BC has the highest personal debt loads

We’re number 1!

The province of British Columbia has the highest level of personal debt anywhere in Canada and it’s still growing.

With incomes low and house prices high, it’s not an entirely unexpected result.  But even if you remove house debt we have very high levels.  Not including mortgage debt, simple consumer debt averages $37,879 in BC.

And that of course has led to a rising number of bankruptcies. In the last four years bankruptcy rates across Canada have gone up 11%, here in BC the number is up 42%.

That Province article also talks about the ‘elation’ of declaring bankruptcy, but that usually only occurs after some one has used up all their other options and burnt up money they could have kept:

“People often come to see a trustee as a last resort, when credit is turned off and they can no longer borrow from one card to pay another,” Mantin says. “They come in and say ‘I regret that I didn’t know about these options sooner. All I’ve done over the last two years is tread water.'”

Frantic people make decisions that will compromise their future, Mantin says. One of the worst is cashing in RRSPs.

For one thing, only the last 12 months of RRSP contributions need be surrendered in a bankruptcy. And those who sacrifice an RRSP without learning to live within a budget are not facing the underlying issue, Mantin says.

“Unless they’re forced to make a behavioural change, I often find they’re in the same position a year or two later,” he says. “They’ve dealt with the short-term debt but haven’t solved the budget problem so they run their debts up again.”

Read the full article here.

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“that way borrowers will be more careful about who they lend to.”

“that way LENDERS will be more careful”….. yawn. 🙂


@PCinWA: Making it harder to declare bankruptcy does not discourage people from going into debt. It is much harder to declare bankruptcy in Ireland than in Canada, for example. To go further, in Spain mortgage debt cannot be discharged in bankruptcy at all. Both countries had among the biggest housing bubbles and consumer debt crises on the planet. The reason is that borrowers are not rational. They don’t think they are going to get into the situation where they can’t repay the money – particularly when the money is borrowed to buy RE. Lenders are much more rational than borrowers. The way to discourage irresponsible borrowing is actually to make it easier to declare bankruptcy – that way borrowers will be more careful about who they lend to. Of course to make this work you have to make sure the… Read more »


@More Data Please:

: Presale Assignment = Option

A pre-sale is not an option. It’s a contract. If you don’t like the price upon delivery (ie, out of money) you don’t get to just walk away. With an option there’s a choice you get to exercise which is part of the option contract. Not so with pre-sales.


@More Data Please It is a different study but it doesn’t present a true average value like the study in the first article I posted. It is actually looking at 7000 people who had filed bankruptcy or a consumer proposal with Sands & Associates. The fault is with the journalist not the study as the study is very open with what they are looking at from the summary: “The 2012 BC Consumer Debt Study is the only B.C.specific study to survey nearly 7,000 debtors from the area and analyze key findings regarding debt levels, causes of insolvency and financial outlook after filing bankruptcy or a consumer proposal with Sands & Associates.” http://www.sands-trustee.com/wp-content/uploads/2012/11/SA_SandsSurvey_Report2.pdf It is actually interesting to see the results of this study, a few points that jump out: – 6.8% of respondents cashed in RRSPs before talking to the… Read more »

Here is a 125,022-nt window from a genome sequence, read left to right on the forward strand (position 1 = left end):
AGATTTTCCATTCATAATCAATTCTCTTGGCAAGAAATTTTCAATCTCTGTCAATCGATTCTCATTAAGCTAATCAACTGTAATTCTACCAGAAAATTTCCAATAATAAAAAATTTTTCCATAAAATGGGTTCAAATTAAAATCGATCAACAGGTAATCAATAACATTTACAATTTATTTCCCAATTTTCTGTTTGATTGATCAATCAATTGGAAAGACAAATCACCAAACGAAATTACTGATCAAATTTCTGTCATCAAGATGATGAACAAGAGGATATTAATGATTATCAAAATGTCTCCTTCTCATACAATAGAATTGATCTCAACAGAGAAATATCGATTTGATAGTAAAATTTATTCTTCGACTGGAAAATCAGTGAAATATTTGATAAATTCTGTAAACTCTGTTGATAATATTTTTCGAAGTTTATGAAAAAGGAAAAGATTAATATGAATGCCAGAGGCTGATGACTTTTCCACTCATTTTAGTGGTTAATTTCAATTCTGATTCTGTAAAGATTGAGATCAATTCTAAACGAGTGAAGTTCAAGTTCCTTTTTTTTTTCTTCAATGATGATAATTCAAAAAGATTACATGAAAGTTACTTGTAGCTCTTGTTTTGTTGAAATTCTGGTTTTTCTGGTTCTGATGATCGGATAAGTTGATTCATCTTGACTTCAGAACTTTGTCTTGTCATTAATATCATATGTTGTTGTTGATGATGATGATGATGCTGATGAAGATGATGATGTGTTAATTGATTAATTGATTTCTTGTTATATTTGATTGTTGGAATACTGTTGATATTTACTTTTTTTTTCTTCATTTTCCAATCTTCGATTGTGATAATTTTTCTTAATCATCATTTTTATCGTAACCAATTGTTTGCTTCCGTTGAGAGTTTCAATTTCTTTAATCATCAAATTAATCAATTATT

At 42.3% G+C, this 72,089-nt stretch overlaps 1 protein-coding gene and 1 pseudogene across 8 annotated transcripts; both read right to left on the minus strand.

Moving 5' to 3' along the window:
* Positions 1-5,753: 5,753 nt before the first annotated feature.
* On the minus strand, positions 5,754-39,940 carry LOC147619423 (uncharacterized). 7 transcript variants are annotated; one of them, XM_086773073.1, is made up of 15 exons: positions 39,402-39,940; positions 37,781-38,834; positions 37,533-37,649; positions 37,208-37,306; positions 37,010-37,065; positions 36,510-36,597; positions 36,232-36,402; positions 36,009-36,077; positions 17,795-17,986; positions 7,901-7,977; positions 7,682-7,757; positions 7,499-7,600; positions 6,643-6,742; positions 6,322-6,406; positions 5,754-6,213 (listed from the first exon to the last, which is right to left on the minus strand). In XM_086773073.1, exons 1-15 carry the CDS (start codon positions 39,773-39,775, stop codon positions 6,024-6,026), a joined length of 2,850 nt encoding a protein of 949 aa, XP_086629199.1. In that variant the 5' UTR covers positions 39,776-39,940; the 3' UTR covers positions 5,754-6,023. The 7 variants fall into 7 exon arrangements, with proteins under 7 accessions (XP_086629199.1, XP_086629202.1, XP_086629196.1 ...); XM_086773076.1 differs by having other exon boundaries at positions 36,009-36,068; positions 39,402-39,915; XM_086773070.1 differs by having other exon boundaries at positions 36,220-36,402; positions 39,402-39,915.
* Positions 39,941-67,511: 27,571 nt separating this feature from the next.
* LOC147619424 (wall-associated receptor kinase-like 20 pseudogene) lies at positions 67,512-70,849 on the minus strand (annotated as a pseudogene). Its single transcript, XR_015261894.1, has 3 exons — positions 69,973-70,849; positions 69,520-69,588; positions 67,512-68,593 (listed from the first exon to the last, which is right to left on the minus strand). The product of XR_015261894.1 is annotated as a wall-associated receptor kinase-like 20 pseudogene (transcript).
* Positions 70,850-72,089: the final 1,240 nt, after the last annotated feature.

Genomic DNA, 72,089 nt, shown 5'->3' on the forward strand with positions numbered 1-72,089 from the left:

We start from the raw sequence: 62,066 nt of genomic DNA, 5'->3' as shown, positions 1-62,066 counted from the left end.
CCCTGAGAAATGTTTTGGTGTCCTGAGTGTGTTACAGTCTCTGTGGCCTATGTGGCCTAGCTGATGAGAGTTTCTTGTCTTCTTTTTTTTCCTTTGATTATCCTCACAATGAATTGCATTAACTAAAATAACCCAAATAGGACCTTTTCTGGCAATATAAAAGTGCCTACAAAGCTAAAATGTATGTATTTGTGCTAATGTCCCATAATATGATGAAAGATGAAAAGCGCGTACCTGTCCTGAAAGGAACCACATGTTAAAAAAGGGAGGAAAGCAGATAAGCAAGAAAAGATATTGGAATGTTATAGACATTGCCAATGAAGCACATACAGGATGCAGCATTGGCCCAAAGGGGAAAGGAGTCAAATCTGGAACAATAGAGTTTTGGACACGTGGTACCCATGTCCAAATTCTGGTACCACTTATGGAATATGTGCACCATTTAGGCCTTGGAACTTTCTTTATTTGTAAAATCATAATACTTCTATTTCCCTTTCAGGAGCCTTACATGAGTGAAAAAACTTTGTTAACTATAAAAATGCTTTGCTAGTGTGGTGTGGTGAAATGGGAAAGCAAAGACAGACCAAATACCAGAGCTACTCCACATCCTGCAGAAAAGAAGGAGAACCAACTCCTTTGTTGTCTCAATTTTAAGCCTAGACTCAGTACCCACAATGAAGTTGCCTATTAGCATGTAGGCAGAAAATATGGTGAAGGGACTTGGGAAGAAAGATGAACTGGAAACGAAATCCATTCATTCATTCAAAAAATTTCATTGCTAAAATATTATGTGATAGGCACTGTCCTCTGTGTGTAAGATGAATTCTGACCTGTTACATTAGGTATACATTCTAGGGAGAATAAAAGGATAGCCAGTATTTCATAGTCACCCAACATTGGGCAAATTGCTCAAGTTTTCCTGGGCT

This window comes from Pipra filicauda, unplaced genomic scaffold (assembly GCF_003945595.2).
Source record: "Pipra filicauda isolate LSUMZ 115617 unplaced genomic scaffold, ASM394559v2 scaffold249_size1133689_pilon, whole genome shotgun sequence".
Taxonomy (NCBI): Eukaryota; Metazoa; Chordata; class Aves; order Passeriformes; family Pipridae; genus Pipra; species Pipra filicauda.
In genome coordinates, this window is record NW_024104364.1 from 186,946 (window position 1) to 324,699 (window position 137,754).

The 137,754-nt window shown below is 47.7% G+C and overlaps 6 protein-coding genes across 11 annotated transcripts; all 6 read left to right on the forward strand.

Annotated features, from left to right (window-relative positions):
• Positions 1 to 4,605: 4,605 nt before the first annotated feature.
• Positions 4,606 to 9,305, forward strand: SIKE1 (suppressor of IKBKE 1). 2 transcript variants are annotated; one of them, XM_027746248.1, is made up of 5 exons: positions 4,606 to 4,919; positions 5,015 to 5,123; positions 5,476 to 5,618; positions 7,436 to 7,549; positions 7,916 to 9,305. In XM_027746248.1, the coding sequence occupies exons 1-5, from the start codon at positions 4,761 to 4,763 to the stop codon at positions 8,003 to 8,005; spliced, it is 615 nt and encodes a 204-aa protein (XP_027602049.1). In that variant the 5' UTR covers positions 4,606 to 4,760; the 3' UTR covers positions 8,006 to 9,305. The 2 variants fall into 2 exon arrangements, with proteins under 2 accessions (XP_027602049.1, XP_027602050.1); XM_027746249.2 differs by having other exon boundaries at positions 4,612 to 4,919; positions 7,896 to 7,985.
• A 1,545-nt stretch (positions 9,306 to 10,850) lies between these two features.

Bull! Bull! Bull!

@paulb: See you bears at the 17k party!


@data junkie: “there’s a voluntary EI for self-employed program that you can access by signing up and paying EI premiums for a year.”

EI for self employed only covers you for special benefits like maternity/paternity leave and leave due to sickness or compassionate care (sick family member). You are not eligible for regular benefits for layoffs or work shortages. It would be too easy to abuse otherwise. You only pay half the rate for this limited EI. Realtors are not covered for regular EI benefits if they enroll.

More Data Please

@I_LOVE_ING: Dueling Debt Surveys The reference provided at the beginning of this thread was conducted by a different firm than the study you are citing. It is also not clear that the exclusion of debt free subjects is the methodology used in this survey. The RBC study cited in the CBC story somehow provides a national average debt but only shows the debt for Ontario, Alberta, and Quebec. Figure that one out. I think it is a mistake to underestimate or dismiss debt based on your circle of friends. People reading this forum may also be a minority in BC, and so too your debt free friends. It is probably safe to assume that people reading this forum have significant net cash reserves and seek the answer to one simple question: When exactly are typical RE buyers going to finally… Read more »



The scary thing is that while on the face of it, and historically speaking, it’s ridiculous, in true contemporary epoch its perfectly rational. $2 million dollar hellfire missiles anyone?


I personally think that it is far too easy and convenient (and socially acceptable) for people to declare personal bankruptcy these days. Call me old fashioned, but I think about folks from my grandparents’ generation, and how the idea of them taking on debts and then using some court-sanctioned mechanism to allow them to not pay them back would be completely unthinkable and shameful. I think that everyone who declares personal bankruptcy should have to wear a scarlet letter, and should feel shame and scorn. I was once in debt to the tune of 50% of my annual income, and I worked my a$$ off for 5 years, saved money by not spending a penny on stuff that I didn’t absolutely need, and finally paid off my debts. I then promised myself never to stupidly allow myself to get in… Read more »